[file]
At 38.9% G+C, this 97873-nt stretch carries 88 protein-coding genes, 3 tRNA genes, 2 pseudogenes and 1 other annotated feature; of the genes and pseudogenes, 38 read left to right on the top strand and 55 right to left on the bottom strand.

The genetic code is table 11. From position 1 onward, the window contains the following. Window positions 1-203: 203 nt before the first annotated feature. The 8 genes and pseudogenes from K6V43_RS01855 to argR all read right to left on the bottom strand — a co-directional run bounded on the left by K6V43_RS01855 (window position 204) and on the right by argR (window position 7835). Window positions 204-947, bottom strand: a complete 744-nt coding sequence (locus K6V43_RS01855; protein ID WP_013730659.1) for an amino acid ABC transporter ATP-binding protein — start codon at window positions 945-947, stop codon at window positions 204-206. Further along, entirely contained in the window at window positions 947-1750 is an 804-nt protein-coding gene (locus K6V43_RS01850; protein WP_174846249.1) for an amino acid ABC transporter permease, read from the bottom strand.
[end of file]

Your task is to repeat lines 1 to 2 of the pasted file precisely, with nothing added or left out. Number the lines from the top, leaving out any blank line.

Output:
At 38.9% G+C, this 97873-nt stretch carries 88 protein-coding genes, 3 tRNA genes, 2 pseudogenes and 1 other annotated feature; of the genes and pseudogenes, 38 read left to right on the top strand and 55 right to left on the bottom strand.

The genetic code is table 11. From position 1 onward, the window contains the following. Window positions 1-203: 203 nt before the first annotated feature. The 8 genes and pseudogenes from K6V43_RS01855 to argR all read right to left on the bottom strand — a co-directional run bounded on the left by K6V43_RS01855 (window position 204) and on the right by argR (window position 7835). Window positions 204-947, bottom strand: a complete 744-nt coding sequence (locus K6V43_RS01855; protein ID WP_013730659.1) for an amino acid ABC transporter ATP-binding protein — start codon at window positions 945-947, stop codon at window positions 204-206. Further along, entirely contained in the window at window positions 947-1750 is an 804-nt protein-coding gene (locus K6V43_RS01850; protein WP_174846249.1) for an amino acid ABC transporter permease, read from the bottom strand.